Adhesion of Leukocytes to Cerebral Venules Precedes Neuronal Cell Death and Is Sufficient to Trigger Tissue Damage After Cerebral Ischemia.
Front Neurol. 2022 Jan 24;12:807658. doi: 10.3389/fneur.2021.807658. PMID: 35140676; PMCID: PMC8818753.
|Authors/Editors:||Sienel RI, Kataoka H, Kim SW, Seker FB, Plesnila N.|
Background: Leukocytes contribute to tissue damage after cerebral ischemia; however, the mechanisms underlying this process are still unclear. This study investigates the temporal and spatial relationship between vascular leukocyte recruitment and tissue damage and aims to uncover which step of the leukocyte recruitment cascade is involved in ischemic brain injury.
Methods: Male wild-type, ICAM-1-deficient, anti-CD18 antibody treated, or selectin-deficient [fucusyltransferase (FucT IV/VII−/−)] mice were subjected to 60 min of middle cerebral artery occlusion (MCAo). The interaction between leukocytes and the cerebrovascular endothelium was quantified by in vivo fluorescence microscopy up to 15 h thereafter. Temporal dynamics of neuronal cell death and leukocyte migration were assessed at the same time points and in the same tissue volume by histology.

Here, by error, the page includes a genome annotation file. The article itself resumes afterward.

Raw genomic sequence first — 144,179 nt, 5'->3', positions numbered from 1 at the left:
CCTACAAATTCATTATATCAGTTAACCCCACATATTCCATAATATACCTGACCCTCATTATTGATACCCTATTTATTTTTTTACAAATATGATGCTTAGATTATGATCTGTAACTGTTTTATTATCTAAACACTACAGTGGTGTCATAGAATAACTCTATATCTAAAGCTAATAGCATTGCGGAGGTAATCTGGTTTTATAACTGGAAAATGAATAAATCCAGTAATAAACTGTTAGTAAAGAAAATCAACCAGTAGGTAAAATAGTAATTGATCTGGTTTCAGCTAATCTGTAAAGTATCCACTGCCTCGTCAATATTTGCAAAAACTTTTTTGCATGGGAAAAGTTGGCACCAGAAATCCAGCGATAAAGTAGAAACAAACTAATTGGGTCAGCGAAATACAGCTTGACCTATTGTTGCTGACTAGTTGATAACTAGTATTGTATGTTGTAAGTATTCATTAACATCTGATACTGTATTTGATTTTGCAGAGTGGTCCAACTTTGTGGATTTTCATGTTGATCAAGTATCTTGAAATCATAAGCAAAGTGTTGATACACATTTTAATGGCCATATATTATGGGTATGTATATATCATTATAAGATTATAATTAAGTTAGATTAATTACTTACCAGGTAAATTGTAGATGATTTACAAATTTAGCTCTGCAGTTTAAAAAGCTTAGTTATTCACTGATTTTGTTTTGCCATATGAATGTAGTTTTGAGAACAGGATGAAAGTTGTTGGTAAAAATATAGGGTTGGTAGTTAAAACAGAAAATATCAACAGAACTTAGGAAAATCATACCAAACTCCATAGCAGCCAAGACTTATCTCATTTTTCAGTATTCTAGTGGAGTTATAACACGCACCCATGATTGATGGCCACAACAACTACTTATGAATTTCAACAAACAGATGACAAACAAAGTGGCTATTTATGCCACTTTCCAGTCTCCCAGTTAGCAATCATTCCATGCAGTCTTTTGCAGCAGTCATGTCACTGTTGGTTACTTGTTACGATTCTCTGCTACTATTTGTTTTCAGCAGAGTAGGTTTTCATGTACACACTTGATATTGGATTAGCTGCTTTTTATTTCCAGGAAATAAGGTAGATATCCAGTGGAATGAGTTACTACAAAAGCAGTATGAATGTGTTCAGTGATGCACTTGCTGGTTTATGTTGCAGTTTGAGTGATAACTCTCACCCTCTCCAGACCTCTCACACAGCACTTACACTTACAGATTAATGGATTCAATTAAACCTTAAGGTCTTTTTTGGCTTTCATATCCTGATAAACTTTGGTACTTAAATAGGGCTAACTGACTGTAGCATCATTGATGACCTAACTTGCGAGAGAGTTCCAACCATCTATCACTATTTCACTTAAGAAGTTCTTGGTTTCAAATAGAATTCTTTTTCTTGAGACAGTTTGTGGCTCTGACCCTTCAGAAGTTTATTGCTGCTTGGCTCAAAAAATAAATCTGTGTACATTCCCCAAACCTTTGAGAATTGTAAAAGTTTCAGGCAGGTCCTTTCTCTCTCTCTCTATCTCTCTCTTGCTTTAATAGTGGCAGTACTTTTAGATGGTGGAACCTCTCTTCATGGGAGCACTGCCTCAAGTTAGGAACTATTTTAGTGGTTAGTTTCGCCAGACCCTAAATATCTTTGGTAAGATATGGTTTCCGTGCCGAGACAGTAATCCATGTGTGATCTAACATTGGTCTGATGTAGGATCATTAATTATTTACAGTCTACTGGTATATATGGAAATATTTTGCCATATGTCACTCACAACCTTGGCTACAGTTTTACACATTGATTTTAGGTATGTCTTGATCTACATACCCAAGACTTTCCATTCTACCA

Results: In wild-type mice, leukocytes started to firmly adhere to the wall of pial postcapillary venules two hours after reperfusion. Three hours later, neuronal loss started and 13 h later, leukocytes transmigrated into brain tissue. Loss of selectin function did not influence this process. Application of an anti-CD18 antibody or genetic deletion of ICAM-1, however, significantly reduced tight adhesion of leukocytes to the cerebrovascular endothelium (-60%; p < 0.01) and increased the number of viable neurons in the ischemic penumbra by 5-fold (p < 0.01); the number of intraparenchymal leukocytes was not affected.
Conclusions: Our findings suggest that ischemia triggers only a transient adhesion of leukocytes to the venous endothelium and that inhibition of this process is sufficient to partly prevent ischemic tissue damage.